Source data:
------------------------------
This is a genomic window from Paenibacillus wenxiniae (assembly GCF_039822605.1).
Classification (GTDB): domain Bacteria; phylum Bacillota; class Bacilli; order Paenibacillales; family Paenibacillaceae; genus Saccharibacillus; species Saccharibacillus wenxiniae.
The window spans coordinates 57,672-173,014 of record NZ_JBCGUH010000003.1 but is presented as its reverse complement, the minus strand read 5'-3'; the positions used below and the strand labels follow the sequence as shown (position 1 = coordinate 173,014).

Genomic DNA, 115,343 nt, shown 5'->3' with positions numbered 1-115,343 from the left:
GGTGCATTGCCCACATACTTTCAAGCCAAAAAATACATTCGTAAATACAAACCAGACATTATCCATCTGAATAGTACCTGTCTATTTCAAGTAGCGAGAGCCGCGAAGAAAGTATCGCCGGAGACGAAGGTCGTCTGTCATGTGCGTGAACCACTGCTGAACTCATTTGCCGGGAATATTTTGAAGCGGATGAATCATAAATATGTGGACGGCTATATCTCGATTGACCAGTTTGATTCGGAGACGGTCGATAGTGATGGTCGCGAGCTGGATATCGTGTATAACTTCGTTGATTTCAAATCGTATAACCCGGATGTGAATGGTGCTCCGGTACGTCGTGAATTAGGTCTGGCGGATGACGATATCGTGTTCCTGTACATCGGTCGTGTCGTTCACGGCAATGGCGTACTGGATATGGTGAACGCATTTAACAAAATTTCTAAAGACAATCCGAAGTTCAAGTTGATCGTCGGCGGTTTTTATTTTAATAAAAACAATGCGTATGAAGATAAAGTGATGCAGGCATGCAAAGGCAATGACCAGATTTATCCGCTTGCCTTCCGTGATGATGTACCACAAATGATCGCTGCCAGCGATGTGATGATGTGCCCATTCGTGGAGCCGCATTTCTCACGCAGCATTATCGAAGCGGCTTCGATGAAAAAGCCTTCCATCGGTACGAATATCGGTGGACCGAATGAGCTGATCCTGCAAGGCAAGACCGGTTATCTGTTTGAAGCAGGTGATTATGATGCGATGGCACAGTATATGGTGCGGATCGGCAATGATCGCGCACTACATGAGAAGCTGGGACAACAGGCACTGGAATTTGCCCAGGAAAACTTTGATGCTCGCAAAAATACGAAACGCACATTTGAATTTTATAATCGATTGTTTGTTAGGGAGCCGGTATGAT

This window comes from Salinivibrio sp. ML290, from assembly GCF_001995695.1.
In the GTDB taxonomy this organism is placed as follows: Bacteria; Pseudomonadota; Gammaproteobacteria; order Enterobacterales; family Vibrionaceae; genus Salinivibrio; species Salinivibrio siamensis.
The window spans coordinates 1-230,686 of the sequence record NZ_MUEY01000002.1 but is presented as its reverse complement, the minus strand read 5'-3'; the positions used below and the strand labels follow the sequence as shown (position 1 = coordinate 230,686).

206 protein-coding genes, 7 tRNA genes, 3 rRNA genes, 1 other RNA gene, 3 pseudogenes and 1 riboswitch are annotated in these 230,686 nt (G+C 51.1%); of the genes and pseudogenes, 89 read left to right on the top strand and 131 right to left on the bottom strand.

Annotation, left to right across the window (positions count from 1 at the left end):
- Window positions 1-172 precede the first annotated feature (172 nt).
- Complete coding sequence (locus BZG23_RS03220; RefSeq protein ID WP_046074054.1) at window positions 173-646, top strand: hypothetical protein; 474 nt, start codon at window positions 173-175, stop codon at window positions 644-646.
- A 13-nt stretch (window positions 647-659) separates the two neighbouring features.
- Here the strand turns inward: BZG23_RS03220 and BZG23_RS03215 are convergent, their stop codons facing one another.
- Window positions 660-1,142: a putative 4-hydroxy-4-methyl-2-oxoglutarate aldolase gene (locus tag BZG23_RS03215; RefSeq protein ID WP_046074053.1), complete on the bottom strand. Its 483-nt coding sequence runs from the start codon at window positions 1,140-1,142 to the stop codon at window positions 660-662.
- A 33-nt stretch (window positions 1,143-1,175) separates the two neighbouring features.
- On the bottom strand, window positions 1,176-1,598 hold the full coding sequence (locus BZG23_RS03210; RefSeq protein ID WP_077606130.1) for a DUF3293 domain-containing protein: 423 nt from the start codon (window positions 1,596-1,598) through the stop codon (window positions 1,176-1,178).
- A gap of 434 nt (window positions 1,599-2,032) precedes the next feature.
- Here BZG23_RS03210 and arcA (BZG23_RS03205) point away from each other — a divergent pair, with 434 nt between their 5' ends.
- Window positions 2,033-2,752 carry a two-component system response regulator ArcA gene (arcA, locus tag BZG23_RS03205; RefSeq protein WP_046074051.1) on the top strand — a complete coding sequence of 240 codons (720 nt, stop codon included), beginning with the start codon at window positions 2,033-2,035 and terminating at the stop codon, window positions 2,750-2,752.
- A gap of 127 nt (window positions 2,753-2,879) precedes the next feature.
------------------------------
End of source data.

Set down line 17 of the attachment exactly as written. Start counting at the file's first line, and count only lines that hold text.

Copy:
- On the bottom strand, window positions 1,176-1,598 hold the full coding sequence (locus BZG23_RS03210; RefSeq protein ID WP_077606130.1) for a DUF3293 domain-containing protein: 423 nt from the start codon (window positions 1,596-1,598) through the stop codon (window positions 1,176-1,178).